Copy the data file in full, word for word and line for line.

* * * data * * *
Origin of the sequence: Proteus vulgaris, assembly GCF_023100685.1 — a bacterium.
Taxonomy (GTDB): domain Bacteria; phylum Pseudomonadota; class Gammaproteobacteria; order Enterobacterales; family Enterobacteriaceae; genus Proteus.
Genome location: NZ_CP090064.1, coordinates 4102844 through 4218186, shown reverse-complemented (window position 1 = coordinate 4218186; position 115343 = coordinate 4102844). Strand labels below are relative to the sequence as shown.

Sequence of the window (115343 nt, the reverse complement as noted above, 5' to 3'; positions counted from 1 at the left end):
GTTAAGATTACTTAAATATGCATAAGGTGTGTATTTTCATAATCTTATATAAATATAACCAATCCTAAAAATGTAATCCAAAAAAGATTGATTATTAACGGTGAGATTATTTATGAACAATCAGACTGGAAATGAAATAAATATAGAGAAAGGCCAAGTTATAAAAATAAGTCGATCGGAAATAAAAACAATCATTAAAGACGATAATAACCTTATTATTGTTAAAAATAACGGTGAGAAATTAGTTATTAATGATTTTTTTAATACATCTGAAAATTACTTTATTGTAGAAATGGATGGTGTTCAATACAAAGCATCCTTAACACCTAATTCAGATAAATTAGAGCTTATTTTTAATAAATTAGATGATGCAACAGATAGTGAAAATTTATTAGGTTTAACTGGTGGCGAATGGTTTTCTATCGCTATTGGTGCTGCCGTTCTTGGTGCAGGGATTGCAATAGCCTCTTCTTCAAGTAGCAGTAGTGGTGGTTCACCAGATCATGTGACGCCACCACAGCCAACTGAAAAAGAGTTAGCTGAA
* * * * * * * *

Origin of the sequence: Proteus vulgaris, assembly GCF_023100685.1 — a bacterium.
Taxonomy (GTDB): domain Bacteria; phylum Pseudomonadota; class Gammaproteobacteria; order Enterobacterales; family Enterobacteriaceae; genus Proteus.
Genome location: NZ_CP090064.1, coordinates 4102844 through 4218186, shown reverse-complemented (window position 1 = coordinate 4218186; position 115343 = coordinate 4102844). Strand labels below are relative to the sequence as shown.

Sequence of the window (115343 nt, the reverse complement as noted above, 5' to 3'; positions counted from 1 at the left end):
GTTAAGATTACTTAAATATGCATAAGGTGTGTATTTTCATAATCTTATATAAATATAACCAATCCTAAAAATGTAATCCAAAAAAGATTGATTATTAACGGTGAGATTATTTATGAACAATCAGACTGGAAATGAAATAAATATAGAGAAAGGCCAAGTTATAAAAATAAGTCGATCGGAAATAAAAACAATCATTAAAGACGATAATAACCTTATTATTGTTAAAAATAACGGTGAGAAATTAGTTATTAATGATTTTTTTAATACATCTGAAAATTACTTTATTGTAGAAATGGATGGTGTTCAATACAAAGCATCCTTAACACCTAATTCAGATAAATTAGAGCTTATTTTTAATAAATTAGATGATGCAACAGATAGTGAAAATTTATTAGGTTTAACTGGTGGCGAATGGTTTTCTATCGCTATTGGTGCTGCCGTTCTTGGTGCAGGGATTGCAATAGCCTCTTCTTCAAGTAGCAGTAGTGGTGGTTCACCAGATCATGTGACGCCACCACAGCCAACTGAAAAAGAGTTAGCTGAA